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Archaeologists Discover Artifacts Dated Back to 2,500 years In Egypt

Egypt’s rich and fascinating ancient past never ceases to astound visitors, especially as the government has now revealed the discovery of a wealth of ancient artifacts dating back 2,500 years on May 31st.

Those medieval treasures were recently uncovered, according to the country’s antiquities authorities, at the famed necropolis of Saqqara near Cairo. They’re still in good working order.

Interestingly, some of these relics were found intact and in good condition by the Archaeologists. The archaeological mission team on the project, has been working in this area since 2018 and has uncovered several findings, including artifacts, coffins, and ancient Egyptian human and animal mummies.

Some said discovered relics were displayed in a makeshift museum beneath Djoser’s Step Pyramid, 15 miles (ca. 24 km) southwest of Cairo. The Step Pyramid of Djoser, erected around 4,700 years ago in Saqqara, was the Egyptians’ first pyramid.

On another note, the excavation team discovered a collection of 250 wooden painted coffins and the largest ever bronze cachette comprising a collection of 150 bronze statues of ancient Egyptian deities such as Anubis, Osiris, Nefertem, and Hathor, according to Mostafa Waziri, head of the Supreme Council of Antiquities.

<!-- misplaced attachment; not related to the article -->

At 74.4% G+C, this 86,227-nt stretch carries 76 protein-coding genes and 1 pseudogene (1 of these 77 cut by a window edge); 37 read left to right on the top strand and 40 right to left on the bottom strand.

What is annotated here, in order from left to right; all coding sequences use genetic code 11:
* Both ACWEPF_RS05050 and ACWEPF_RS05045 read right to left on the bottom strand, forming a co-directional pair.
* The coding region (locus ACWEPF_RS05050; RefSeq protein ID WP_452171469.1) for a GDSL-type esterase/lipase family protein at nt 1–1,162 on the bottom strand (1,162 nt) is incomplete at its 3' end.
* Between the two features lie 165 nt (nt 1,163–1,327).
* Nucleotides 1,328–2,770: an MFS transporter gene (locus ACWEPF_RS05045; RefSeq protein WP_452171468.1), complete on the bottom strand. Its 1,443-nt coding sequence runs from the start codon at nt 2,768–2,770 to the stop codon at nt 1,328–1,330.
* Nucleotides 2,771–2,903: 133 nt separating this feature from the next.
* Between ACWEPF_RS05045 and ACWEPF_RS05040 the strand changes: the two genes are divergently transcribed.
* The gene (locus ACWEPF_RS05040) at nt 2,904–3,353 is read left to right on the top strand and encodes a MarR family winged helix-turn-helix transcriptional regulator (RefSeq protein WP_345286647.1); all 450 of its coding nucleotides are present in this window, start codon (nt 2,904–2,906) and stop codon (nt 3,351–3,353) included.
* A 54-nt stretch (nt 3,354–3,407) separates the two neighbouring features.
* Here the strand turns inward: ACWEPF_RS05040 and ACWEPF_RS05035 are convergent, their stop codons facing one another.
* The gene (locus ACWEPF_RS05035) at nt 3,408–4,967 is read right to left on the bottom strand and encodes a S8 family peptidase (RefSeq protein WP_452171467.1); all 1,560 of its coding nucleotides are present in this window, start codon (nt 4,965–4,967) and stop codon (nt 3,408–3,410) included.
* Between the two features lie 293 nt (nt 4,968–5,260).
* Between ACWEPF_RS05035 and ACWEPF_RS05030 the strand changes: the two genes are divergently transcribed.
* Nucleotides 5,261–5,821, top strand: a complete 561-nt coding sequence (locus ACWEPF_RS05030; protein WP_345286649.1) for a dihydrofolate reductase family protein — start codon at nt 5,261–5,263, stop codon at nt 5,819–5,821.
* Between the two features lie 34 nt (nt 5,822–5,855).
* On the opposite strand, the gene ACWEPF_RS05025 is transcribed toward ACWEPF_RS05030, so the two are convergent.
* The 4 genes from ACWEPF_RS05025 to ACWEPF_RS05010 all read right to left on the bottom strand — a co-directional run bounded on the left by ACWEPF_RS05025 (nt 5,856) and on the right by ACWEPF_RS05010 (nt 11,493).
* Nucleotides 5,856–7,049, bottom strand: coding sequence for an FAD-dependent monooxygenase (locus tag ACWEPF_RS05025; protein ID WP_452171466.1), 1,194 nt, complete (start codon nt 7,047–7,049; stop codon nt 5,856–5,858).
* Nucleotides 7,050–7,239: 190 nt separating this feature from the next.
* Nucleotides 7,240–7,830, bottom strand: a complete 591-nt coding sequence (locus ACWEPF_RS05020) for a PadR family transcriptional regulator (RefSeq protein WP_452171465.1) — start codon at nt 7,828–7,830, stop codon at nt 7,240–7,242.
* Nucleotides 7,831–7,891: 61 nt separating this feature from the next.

Archaeologists

In addition, archaeologists discovered 40 wooden coffins with mummies sealed inside and bronze objects used in Isis, the goddess of fertility in Egyptian mythology, all dating from the Late Period, around 500 B.C. Also on display was a headless bronze figure of Imhotep, the main builder of Pharaoh Djoser, who reigned Ancient Egypt between 2630 and 2611 B.C.

The treasures will be moved to the new Grand Egyptian Museum, a massive project currently under development near the world-famous Giza Pyramids just outside Cairo.

The Giza Pyramids, as well as the smaller pyramids at Abu Sir, Dahshur, and Abu Ruwaysh, are all part of a large necropolis in Egypt’s ancient city of Memphis. In the 1970s, the remains of Memphis were classified as a UNESCO World Heritage Site.

Egypt has made a big deal out of recent archaeological discoveries in the hopes of attracting more tourists. Following the 2011 uprising that deposed tyrant Hosni Mubarak, the country’s tourist industry, which is a major source of foreign currency, faced years of political unrest and violence.

The tourism business in Egypt has just lately begun to recover from the coronavirus outbreak. However, Russia’s assault on Ukraine has damaged it once more. Ukraine, along with Russia, is a key source of tourism in Egypt.

Read also; After It’s 2020 Coup, Mali’s Military Promise Civilian Rule By 2024

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